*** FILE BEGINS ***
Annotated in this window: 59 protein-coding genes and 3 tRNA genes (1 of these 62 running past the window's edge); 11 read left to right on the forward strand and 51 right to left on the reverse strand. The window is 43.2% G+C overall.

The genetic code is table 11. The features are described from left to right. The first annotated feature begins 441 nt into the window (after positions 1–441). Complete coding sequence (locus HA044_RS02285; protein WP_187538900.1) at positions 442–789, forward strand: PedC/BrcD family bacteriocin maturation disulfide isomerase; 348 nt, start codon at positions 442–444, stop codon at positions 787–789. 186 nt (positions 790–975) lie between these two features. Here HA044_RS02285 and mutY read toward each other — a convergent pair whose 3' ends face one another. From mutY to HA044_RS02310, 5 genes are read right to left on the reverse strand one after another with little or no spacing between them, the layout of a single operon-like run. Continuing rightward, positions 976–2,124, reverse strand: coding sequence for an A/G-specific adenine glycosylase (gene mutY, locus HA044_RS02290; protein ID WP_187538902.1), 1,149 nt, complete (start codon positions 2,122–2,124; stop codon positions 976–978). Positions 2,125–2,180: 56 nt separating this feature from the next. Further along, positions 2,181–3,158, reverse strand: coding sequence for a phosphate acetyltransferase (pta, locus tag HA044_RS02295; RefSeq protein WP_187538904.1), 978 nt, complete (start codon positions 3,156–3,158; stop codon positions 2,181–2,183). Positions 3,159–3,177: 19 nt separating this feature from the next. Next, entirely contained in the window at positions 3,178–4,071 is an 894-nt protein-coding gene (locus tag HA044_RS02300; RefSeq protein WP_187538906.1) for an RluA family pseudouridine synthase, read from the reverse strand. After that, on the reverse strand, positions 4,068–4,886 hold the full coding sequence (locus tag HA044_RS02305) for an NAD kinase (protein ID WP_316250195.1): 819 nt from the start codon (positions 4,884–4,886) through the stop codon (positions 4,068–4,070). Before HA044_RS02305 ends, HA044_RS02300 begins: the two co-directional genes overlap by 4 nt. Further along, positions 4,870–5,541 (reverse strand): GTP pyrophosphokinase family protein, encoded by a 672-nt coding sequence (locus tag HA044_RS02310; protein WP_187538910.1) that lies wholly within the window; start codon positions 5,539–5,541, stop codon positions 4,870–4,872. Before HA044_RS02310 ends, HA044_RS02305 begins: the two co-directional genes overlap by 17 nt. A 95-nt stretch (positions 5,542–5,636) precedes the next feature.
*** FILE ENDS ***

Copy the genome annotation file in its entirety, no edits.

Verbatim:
Annotated in this window: 59 protein-coding genes and 3 tRNA genes (1 of these 62 running past the window's edge); 11 read left to right on the forward strand and 51 right to left on the reverse strand. The window is 43.2% G+C overall.

The genetic code is table 11. The features are described from left to right. The first annotated feature begins 441 nt into the window (after positions 1–441). Complete coding sequence (locus HA044_RS02285; protein WP_187538900.1) at positions 442–789, forward strand: PedC/BrcD family bacteriocin maturation disulfide isomerase; 348 nt, start codon at positions 442–444, stop codon at positions 787–789. 186 nt (positions 790–975) lie between these two features. Here HA044_RS02285 and mutY read toward each other — a convergent pair whose 3' ends face one another. From mutY to HA044_RS02310, 5 genes are read right to left on the reverse strand one after another with little or no spacing between them, the layout of a single operon-like run. Continuing rightward, positions 976–2,124, reverse strand: coding sequence for an A/G-specific adenine glycosylase (gene mutY, locus HA044_RS02290; protein ID WP_187538902.1), 1,149 nt, complete (start codon positions 2,122–2,124; stop codon positions 976–978). Positions 2,125–2,180: 56 nt separating this feature from the next. Further along, positions 2,181–3,158, reverse strand: coding sequence for a phosphate acetyltransferase (pta, locus tag HA044_RS02295; RefSeq protein WP_187538904.1), 978 nt, complete (start codon positions 3,156–3,158; stop codon positions 2,181–2,183). Positions 3,159–3,177: 19 nt separating this feature from the next. Next, entirely contained in the window at positions 3,178–4,071 is an 894-nt protein-coding gene (locus tag HA044_RS02300; RefSeq protein WP_187538906.1) for an RluA family pseudouridine synthase, read from the reverse strand. After that, on the reverse strand, positions 4,068–4,886 hold the full coding sequence (locus tag HA044_RS02305) for an NAD kinase (protein ID WP_316250195.1): 819 nt from the start codon (positions 4,884–4,886) through the stop codon (positions 4,068–4,070). Before HA044_RS02305 ends, HA044_RS02300 begins: the two co-directional genes overlap by 4 nt. Further along, positions 4,870–5,541 (reverse strand): GTP pyrophosphokinase family protein, encoded by a 672-nt coding sequence (locus tag HA044_RS02310; protein WP_187538910.1) that lies wholly within the window; start codon positions 5,539–5,541, stop codon positions 4,870–4,872. Before HA044_RS02310 ends, HA044_RS02305 begins: the two co-directional genes overlap by 17 nt. A 95-nt stretch (positions 5,542–5,636) precedes the next feature.